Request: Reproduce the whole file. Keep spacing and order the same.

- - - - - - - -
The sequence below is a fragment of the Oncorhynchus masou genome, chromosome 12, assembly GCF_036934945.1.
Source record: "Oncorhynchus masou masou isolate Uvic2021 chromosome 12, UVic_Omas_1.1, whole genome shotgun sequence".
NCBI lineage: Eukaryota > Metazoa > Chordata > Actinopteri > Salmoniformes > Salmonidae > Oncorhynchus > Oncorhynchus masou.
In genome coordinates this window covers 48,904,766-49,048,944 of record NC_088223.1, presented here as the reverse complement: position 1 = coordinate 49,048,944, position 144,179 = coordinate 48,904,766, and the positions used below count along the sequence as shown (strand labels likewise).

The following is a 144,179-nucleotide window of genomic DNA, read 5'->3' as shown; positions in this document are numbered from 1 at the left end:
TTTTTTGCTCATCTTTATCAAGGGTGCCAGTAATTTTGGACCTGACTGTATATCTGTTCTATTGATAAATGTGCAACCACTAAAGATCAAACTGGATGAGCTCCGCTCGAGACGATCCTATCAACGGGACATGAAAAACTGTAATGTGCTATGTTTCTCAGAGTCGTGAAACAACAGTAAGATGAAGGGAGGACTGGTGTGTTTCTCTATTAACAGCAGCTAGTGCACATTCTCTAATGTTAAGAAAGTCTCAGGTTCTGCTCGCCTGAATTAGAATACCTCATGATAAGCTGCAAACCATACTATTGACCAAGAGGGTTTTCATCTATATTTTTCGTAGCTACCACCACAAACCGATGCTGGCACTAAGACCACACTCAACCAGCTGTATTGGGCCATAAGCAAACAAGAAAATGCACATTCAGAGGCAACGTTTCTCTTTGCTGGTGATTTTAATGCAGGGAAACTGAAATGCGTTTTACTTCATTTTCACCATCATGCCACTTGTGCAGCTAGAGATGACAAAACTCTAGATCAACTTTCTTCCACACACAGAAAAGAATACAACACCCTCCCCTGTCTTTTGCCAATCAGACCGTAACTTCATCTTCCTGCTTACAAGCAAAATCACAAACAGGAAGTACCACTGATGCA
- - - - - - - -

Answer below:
The sequence below is a fragment of the Oncorhynchus masou genome, chromosome 12, assembly GCF_036934945.1.
Source record: "Oncorhynchus masou masou isolate Uvic2021 chromosome 12, UVic_Omas_1.1, whole genome shotgun sequence".
NCBI lineage: Eukaryota > Metazoa > Chordata > Actinopteri > Salmoniformes > Salmonidae > Oncorhynchus > Oncorhynchus masou.
In genome coordinates this window covers 48,904,766-49,048,944 of record NC_088223.1, presented here as the reverse complement: position 1 = coordinate 49,048,944, position 144,179 = coordinate 48,904,766, and the positions used below count along the sequence as shown (strand labels likewise).

The following is a 144,179-nucleotide window of genomic DNA, read 5'->3' as shown; positions in this document are numbered from 1 at the left end:
TTTTTTGCTCATCTTTATCAAGGGTGCCAGTAATTTTGGACCTGACTGTATATCTGTTCTATTGATAAATGTGCAACCACTAAAGATCAAACTGGATGAGCTCCGCTCGAGACGATCCTATCAACGGGACATGAAAAACTGTAATGTGCTATGTTTCTCAGAGTCGTGAAACAACAGTAAGATGAAGGGAGGACTGGTGTGTTTCTCTATTAACAGCAGCTAGTGCACATTCTCTAATGTTAAGAAAGTCTCAGGTTCTGCTCGCCTGAATTAGAATACCTCATGATAAGCTGCAAACCATACTATTGACCAAGAGGGTTTTCATCTATATTTTTCGTAGCTACCACCACAAACCGATGCTGGCACTAAGACCACACTCAACCAGCTGTATTGGGCCATAAGCAAACAAGAAAATGCACATTCAGAGGCAACGTTTCTCTTTGCTGGTGATTTTAATGCAGGGAAACTGAAATGCGTTTTACTTCATTTTCACCATCATGCCACTTGTGCAGCTAGAGATGACAAAACTCTAGATCAACTTTCTTCCACACACAGAAAAGAATACAACACCCTCCCCTGTCTTTTGCCAATCAGACCGTAACTTCATCTTCCTGCTTACAAGCAAAATCACAAACAGGAAGTACCACTGATGCA